Inside No 9: Sardines. Television Review.

Liverpool Sound and Vision Rating * * * * *

Cast: Reece Shearsmith, Steve Pemberton, Timothy West, Anne Reid, Ophelia Lovibond, Julian Rhind-Tutt, Katherine Parkinson, Tom Key, Luke Pasqualino, Anna Chancellor, Marc Wooton, Ben Willbond.

There is something quite wonderfully chilling in having Reece Shearsmith and Steve Pemberton back on television together. Even without their League of Gentlemen co-star Mark Gatiss around, the chemistry, the pleasing abundance of visual darkness and comedy that filters through to make great and worthy programmes is enough to make you weep tears of joy as you become yet again embroiled into their latest world.

Inside No 9 is a near perfect homage to the world of Roald Dahl and The Tales of the Unexpected that was bought to television viewers in the 1970s and 80s and the first episode, Sardines, would have been surely looked upon with a fascinated glee by the master story teller. If every tale of darkness and unanticipated happenings is as good as this one, or even within range of it, then this surely will see Reece Shearsmith and Steve Pemberton back to where they have belonged all the time, coveted and praised for the ideas they bring to a keyboard.

Sardines may be a game, a rather frustrating parlour game in which there is no winner but in the world of Shearsmith and Pemberton, plenty of losers but it makes for great claustrophobia, the chance to be stuck inside a tight confined space with someone you may not even like and waiting with them till found by the next person should come along.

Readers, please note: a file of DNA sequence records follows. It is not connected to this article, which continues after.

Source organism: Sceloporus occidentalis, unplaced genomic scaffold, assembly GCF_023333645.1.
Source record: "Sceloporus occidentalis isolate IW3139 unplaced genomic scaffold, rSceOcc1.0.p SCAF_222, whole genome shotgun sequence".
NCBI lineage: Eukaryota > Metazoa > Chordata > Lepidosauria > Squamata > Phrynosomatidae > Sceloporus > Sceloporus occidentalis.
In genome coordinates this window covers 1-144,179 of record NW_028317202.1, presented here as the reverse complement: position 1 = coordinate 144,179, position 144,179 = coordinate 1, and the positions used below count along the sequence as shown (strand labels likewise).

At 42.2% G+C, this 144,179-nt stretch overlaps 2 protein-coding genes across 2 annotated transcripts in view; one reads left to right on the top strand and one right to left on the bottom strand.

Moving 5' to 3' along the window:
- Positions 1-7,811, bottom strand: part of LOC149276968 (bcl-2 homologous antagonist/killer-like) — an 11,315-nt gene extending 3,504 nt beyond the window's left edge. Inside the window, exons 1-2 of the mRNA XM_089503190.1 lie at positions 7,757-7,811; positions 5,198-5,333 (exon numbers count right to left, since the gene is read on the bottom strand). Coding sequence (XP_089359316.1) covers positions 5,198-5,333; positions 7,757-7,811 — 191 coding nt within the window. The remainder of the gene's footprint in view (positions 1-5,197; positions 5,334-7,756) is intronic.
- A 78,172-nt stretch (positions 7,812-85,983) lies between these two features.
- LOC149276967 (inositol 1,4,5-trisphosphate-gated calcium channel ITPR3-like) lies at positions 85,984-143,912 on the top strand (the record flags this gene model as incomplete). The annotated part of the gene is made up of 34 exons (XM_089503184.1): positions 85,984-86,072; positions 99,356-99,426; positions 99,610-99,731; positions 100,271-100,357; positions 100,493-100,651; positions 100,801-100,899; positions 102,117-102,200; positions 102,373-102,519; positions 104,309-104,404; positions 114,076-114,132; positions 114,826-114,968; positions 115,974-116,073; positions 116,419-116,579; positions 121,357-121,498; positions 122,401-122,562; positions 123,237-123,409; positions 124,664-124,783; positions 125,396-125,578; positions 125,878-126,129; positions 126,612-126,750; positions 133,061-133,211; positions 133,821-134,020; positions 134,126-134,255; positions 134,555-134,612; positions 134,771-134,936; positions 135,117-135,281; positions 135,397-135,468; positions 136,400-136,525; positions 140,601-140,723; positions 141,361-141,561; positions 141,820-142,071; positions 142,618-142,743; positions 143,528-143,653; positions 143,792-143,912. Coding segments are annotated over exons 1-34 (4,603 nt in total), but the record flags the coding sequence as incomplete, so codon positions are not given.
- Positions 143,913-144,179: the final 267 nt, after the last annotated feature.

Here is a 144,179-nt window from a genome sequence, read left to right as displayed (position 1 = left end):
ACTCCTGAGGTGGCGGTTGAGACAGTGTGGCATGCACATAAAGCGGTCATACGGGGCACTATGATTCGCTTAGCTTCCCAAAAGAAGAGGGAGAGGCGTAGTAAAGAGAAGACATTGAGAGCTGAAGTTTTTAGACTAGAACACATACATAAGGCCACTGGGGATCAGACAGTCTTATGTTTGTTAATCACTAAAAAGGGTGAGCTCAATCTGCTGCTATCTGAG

In Sardines, the collection of people inside the closet range from the unflattering to the very familiar and all of whom have their own particular distastes and unfortunate memories, especially the lone wolf, the one with the most terrible secret of them all…and it’s never who you think it is, ignore them at your peril. Reece Shearsmith is marvellous as Stu and Anne Reid yet again shows how much she brings to any role she undertakes as Geraldine. As the closet becomes more crowded, as the final person finds their way into the box, the key turns finally and the lasting image is one of beautiful revenge. A chilling shot which equalled some of the finer episodes of Tales of the Unexpected and in particular the episodes Lamb To The Slaughter and Royal Jelly.

As Michael Frayn wrote in Noises Off, “Life is like a plate of sardines…” Inside No 9 is the perfect bait in which to catch two really big fish perform and bring their skill back to a wider audience.

Ian D. Hall